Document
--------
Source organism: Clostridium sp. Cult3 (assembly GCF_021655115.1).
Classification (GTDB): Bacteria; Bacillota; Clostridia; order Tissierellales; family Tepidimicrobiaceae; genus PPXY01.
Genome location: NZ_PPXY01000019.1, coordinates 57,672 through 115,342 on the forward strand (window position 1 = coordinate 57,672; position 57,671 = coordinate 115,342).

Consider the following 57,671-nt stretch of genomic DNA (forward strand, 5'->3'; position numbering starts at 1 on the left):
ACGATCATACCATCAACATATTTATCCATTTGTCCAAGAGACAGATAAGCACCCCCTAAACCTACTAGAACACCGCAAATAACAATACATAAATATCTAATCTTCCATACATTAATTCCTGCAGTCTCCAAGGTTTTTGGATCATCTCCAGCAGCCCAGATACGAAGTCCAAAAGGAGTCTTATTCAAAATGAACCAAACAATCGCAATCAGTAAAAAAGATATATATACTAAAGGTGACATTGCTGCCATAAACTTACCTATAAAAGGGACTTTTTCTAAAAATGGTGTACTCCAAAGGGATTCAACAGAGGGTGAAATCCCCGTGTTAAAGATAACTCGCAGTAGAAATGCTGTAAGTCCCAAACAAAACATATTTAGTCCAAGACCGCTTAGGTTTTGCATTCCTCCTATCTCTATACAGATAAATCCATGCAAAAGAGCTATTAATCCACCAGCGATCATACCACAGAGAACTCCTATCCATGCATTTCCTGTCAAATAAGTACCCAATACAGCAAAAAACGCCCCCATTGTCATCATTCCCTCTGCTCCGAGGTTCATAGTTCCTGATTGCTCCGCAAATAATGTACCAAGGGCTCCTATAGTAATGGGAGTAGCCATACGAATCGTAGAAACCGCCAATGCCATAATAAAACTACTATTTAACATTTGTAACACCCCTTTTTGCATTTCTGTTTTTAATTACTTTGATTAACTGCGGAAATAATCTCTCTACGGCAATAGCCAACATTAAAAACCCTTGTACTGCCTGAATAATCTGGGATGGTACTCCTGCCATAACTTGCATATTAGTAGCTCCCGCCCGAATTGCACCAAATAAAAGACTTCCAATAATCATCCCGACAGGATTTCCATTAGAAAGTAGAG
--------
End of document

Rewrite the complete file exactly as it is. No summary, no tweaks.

Source organism: Clostridium sp. Cult3 (assembly GCF_021655115.1).
Classification (GTDB): Bacteria; Bacillota; Clostridia; order Tissierellales; family Tepidimicrobiaceae; genus PPXY01.
Genome location: NZ_PPXY01000019.1, coordinates 57,672 through 115,342 on the forward strand (window position 1 = coordinate 57,672; position 57,671 = coordinate 115,342).

Consider the following 57,671-nt stretch of genomic DNA (forward strand, 5'->3'; position numbering starts at 1 on the left):
ACGATCATACCATCAACATATTTATCCATTTGTCCAAGAGACAGATAAGCACCCCCTAAACCTACTAGAACACCGCAAATAACAATACATAAATATCTAATCTTCCATACATTAATTCCTGCAGTCTCCAAGGTTTTTGGATCATCTCCAGCAGCCCAGATACGAAGTCCAAAAGGAGTCTTATTCAAAATGAACCAAACAATCGCAATCAGTAAAAAAGATATATATACTAAAGGTGACATTGCTGCCATAAACTTACCTATAAAAGGGACTTTTTCTAAAAATGGTGTACTCCAAAGGGATTCAACAGAGGGTGAAATCCCCGTGTTAAAGATAACTCGCAGTAGAAATGCTGTAAGTCCCAAACAAAACATATTTAGTCCAAGACCGCTTAGGTTTTGCATTCCTCCTATCTCTATACAGATAAATCCATGCAAAAGAGCTATTAATCCACCAGCGATCATACCACAGAGAACTCCTATCCATGCATTTCCTGTCAAATAAGTACCCAATACAGCAAAAAACGCCCCCATTGTCATCATTCCCTCTGCTCCGAGGTTCATAGTTCCTGATTGCTCCGCAAATAATGTACCAAGGGCTCCTATAGTAATGGGAGTAGCCATACGAATCGTAGAAACCGCCAATGCCATAATAAAACTACTATTTAACATTTGTAACACCCCTTTTTGCATTTCTGTTTTTAATTACTTTGATTAACTGCGGAAATAATCTCTCTACGGCAATAGCCAACATTAAAAACCCTTGTACTGCCTGAATAATCTGGGATGGTACTCCTGCCATAACTTGCATATTAGTAGCTCCCGCCCGAATTGCACCAAATAAAAGACTTCCAATAATCATCCCGACAGGATTTCCATTAGAAAGTAGAG